Towards a New Manifesto offers two avenues with which to theorize the use and function of a manifesto that refuses to command resistance. One is a question of method; one is a question of constraint. To begin with the question of constraint, Adorno and Horkheimer are clear to say that while they are not interested in telling anyone what to do, the future of revolutionary struggle is also not a vision of unlimited freedom. On the one hand, there are practical gains they desire to maintain. Adorno and Horkheimer laud the forms of prosperity and social justice afforded by liberal democracy and capitalism while they simultaneously refuse to succumb to the hegemony of either. Horkheimer expresses this concern explicitly, stating: “I believe that Europe and America are probably the best civilizations that history has produced up to now as far as prosperity and justice are concerned. The key point now is to ensure the preservation of these gains. That can be achieved only if we remain ruthlessly critical of this civilization.”[6] On the other hand, there are fundamental misconceptions about what would happen after the revolution that Adorno and Horkheimer attempt to dispel. Again, Horkheimer claims that, “the idea that freedom consists in self-determination is really rather pathetic, if all it means is that the work my master formerly ordered me to do is the same as the work I now seek to carry out of my own free will; the master did not determine his own actions.”[7] This, by Horkheimer’s account, is merely “a misunderstanding of feudalism.”[8]

In Horkheimer’s comments Eurocentric overtones abound, but the desire to maintain and propagate democratic justice, advances in technology and communication, and the basic necessities to live a good life are, for the purposes of theorizing a new manifesto, demands that Adorno and Horkheimer are unwilling to sacrifice. Further, they argue that revolutionary struggle should not merely be a vision of self-ownership. Perhaps tied to the idea that a new manifesto must refuse to take command of resistance, revolutionary struggle must also refuse to culminate in the conditions by which the proletariat takes command of the means of the production. Capitalism must be smashed, and authoritarian impulses eliminated. New social, political, and economic relations must be created, and work must be something more than the path to self-determination. Here, the question of method alluded to above is of primary importance.

Towards a New Manifesto is by no means a formalized text or even a set of fully formed ideas. To reapply a phrase from the publisher’s note preceding the dialogue, Towards a New Manifesto is “a philosophical jam session,” leading its interlocutors down paths of intellectual cacophony, harmony, and workable disjunction. In this way, its form matches its political invocations. More than this, however, its method is perhaps the ideal outline for a new manifesto, especially where our current political conditions are considered. The divide that Žižek’s and Hardt and Negri’s thoughts on the manifesto lead us to is politically untenable. What they do not consider or attempt to theorize is in the context of the role and function of the manifesto in contemporary politics is the role of theoretical improvisation. Further, they cannot concede a position of risk. The emphasis on action and revolutionary experimentation is either the poison or the remedy to our current political conditions. Žižek desires a set of political imperatives that would formalize contemporary acts of resistance into a new communist program. In so many words, he desires a reinvention of the Comintern. Hardt and Negri desire a set of aporias: a command without the command, a future without a prophecy, and a subject of resistance absent of a unitary subjectivity. And it is here that a philosophical jam session supersedes these oppositions.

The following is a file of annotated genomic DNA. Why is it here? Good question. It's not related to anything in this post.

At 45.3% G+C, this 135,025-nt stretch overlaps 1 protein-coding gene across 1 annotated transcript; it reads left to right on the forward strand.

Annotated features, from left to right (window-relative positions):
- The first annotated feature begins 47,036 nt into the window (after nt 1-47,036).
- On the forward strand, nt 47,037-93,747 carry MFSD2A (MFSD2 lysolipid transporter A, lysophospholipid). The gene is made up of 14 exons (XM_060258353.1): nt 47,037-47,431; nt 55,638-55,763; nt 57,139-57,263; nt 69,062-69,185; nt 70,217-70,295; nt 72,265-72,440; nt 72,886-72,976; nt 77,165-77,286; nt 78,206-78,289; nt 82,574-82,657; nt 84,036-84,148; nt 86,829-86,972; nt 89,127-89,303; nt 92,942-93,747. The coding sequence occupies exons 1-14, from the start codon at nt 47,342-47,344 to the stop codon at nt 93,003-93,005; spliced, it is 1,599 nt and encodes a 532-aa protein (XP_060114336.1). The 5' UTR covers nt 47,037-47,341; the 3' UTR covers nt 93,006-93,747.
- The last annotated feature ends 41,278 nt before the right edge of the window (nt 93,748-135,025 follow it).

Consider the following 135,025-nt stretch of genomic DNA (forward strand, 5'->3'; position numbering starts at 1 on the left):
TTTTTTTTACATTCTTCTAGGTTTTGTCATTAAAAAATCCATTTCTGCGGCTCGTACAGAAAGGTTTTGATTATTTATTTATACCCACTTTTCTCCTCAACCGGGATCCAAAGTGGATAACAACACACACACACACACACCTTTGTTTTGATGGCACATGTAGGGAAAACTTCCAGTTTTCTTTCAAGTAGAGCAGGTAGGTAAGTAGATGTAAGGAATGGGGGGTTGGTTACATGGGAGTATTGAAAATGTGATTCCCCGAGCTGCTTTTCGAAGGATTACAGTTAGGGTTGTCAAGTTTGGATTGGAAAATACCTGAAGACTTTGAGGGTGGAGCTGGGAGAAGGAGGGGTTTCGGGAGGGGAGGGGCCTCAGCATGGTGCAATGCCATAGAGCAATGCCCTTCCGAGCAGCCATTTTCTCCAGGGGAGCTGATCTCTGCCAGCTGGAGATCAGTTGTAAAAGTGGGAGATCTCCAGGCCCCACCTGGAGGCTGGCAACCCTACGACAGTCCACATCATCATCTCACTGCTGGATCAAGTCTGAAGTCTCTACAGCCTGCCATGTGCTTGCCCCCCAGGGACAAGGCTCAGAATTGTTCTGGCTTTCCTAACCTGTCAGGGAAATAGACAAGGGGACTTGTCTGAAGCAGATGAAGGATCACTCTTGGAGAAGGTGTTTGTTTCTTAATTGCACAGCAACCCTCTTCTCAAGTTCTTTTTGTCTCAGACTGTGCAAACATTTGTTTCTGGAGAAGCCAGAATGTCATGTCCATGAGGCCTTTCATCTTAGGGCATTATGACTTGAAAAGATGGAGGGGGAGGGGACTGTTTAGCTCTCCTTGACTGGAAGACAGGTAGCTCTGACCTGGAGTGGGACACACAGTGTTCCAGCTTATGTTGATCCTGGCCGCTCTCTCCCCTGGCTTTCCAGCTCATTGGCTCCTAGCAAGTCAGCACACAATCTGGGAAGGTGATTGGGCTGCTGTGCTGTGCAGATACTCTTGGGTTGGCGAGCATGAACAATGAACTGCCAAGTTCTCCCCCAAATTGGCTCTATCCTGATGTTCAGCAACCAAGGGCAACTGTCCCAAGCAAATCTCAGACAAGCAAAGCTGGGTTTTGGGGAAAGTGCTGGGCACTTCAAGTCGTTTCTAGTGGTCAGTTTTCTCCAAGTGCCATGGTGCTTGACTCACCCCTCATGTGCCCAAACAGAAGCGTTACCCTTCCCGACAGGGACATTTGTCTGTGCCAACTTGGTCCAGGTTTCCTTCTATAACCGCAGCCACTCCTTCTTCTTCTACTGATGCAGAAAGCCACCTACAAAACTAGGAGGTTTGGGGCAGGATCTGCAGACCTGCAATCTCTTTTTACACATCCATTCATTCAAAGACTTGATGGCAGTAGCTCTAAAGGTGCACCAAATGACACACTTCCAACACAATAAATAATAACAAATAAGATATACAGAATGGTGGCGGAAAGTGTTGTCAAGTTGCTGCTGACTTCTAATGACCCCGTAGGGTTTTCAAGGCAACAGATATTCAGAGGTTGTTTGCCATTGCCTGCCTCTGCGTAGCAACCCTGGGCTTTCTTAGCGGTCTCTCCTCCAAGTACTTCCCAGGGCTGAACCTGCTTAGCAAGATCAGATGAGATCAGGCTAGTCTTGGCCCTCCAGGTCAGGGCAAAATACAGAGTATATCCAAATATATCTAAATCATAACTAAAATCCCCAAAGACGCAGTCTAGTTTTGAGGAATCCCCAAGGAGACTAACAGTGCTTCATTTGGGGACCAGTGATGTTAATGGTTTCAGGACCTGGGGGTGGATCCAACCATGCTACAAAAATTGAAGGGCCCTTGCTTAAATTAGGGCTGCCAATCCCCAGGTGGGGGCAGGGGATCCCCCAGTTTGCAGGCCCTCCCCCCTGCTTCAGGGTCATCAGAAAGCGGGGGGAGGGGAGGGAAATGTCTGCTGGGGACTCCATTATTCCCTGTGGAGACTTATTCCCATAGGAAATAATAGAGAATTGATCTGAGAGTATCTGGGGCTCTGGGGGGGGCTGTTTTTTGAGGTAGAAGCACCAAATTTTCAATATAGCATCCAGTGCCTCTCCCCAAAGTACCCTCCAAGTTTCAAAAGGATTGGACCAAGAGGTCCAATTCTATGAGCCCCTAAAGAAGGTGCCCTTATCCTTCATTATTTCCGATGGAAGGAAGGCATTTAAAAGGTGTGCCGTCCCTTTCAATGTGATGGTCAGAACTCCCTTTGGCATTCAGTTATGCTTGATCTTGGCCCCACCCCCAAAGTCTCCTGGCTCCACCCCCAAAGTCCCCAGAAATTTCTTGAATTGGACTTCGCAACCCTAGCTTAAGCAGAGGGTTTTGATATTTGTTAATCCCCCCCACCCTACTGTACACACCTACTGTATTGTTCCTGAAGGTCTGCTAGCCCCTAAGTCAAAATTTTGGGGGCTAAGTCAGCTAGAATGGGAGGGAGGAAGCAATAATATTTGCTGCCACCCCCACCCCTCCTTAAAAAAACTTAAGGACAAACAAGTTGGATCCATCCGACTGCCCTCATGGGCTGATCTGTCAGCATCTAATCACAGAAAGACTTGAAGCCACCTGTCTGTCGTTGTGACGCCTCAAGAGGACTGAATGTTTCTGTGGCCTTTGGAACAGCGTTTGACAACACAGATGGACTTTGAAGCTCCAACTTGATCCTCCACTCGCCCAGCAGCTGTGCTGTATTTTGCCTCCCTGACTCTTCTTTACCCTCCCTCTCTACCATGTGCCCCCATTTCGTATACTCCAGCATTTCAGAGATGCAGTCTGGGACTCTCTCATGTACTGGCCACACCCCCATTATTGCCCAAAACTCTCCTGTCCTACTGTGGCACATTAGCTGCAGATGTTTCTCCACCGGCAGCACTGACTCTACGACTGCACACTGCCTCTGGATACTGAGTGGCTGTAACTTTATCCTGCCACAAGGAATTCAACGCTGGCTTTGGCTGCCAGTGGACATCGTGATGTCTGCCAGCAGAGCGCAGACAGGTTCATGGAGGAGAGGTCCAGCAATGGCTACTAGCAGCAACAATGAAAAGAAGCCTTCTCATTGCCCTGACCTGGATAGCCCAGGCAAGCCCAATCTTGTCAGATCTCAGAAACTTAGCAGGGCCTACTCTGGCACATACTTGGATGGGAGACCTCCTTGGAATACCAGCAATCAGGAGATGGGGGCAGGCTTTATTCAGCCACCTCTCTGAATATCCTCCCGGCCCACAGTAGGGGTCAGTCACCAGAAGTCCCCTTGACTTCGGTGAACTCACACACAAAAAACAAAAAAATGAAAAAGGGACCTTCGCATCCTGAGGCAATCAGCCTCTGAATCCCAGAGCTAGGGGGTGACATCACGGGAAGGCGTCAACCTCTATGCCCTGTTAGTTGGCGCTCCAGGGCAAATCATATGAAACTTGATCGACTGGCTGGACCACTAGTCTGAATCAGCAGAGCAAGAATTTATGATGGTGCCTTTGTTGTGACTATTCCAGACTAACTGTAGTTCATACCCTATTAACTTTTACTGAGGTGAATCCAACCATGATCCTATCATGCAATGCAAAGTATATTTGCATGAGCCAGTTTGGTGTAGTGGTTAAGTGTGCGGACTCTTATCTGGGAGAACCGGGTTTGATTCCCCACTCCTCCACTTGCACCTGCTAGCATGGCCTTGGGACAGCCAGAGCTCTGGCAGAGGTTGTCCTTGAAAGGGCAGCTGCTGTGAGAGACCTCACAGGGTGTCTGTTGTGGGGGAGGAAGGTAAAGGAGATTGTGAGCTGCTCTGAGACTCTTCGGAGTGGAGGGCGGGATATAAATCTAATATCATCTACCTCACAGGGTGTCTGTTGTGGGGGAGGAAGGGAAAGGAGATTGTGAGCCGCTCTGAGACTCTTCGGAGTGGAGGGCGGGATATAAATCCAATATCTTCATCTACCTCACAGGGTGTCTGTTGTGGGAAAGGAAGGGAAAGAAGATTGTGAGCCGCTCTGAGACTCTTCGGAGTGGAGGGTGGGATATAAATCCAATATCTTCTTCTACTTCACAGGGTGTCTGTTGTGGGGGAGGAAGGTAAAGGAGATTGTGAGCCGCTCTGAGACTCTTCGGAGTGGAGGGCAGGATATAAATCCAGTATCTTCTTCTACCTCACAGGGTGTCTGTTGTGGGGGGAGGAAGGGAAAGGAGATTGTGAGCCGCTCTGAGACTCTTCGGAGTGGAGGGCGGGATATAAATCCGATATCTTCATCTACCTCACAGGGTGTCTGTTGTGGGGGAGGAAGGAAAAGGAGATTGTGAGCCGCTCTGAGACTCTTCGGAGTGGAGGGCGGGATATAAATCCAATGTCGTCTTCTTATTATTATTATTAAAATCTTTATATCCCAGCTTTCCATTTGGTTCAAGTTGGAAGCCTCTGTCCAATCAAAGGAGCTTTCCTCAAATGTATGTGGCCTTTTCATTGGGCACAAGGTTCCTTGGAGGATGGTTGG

What Adorno and Horkheimer offer in Towards a New Manifesto is a series of possible routes and desire lines for theory and practice to germinate, to possibly succeed, or to possibly fail. Adorno and Horkheimer indicate what social and political conditions they consider to be necessary goods in the present, what social and political conditions are intolerable, and what they wish to avoid as revolutionary theory and practice take shape. They do not prescribe action. Nor do they merely affirm action to the exclusion of its manifestic expression. What they offer is a model that allows revolutionary theory and practice to proliferate. It is thus a model for a new manifesto and a model with which to engage the political questions of our contemporary moment. It is a difficult proposition, but one that emphasizes a dynamic and malleable relation between theory and practice, rather than positions that would divide the radical Left and blunt its energies at a defining moment. To follow Adorno and Horkheimer in this project is to improvise our way toward the future and to refuse an intellectual and political dead-end where radical politics is theorized and practiced. But insofar as Adorno and Horkheimer’s dialogue might function as a model for a future manifesto, it awaits its actualization in practice. Perhaps a project for the future of critical theory, Towards a New Manifesto is a call to action for activists and academic alike.


1. Theodor W. Adorno and Max Horkheimer, Towards a New Manifesto, trans. Rodney Livingston (New York: Verso, 2011), p. 109.

2. Slavoj Zizek, “Shoplifters of the World Unite!” London Review of Books, August 19, 2011.

3. Michael Hardt and Antonio Negri, Declaration (Argo-Navis, 2012), p. 1.

4. Theodor W. Adorno and Max Horkheimer, Towards a New Manifesto, trans. Rodney Livingston (New York: Verso, 2011), p. 108–9.

5. Ibid. 89.

6. Ibid. 35–36.

7. Ibid. 25.

8. Ibid.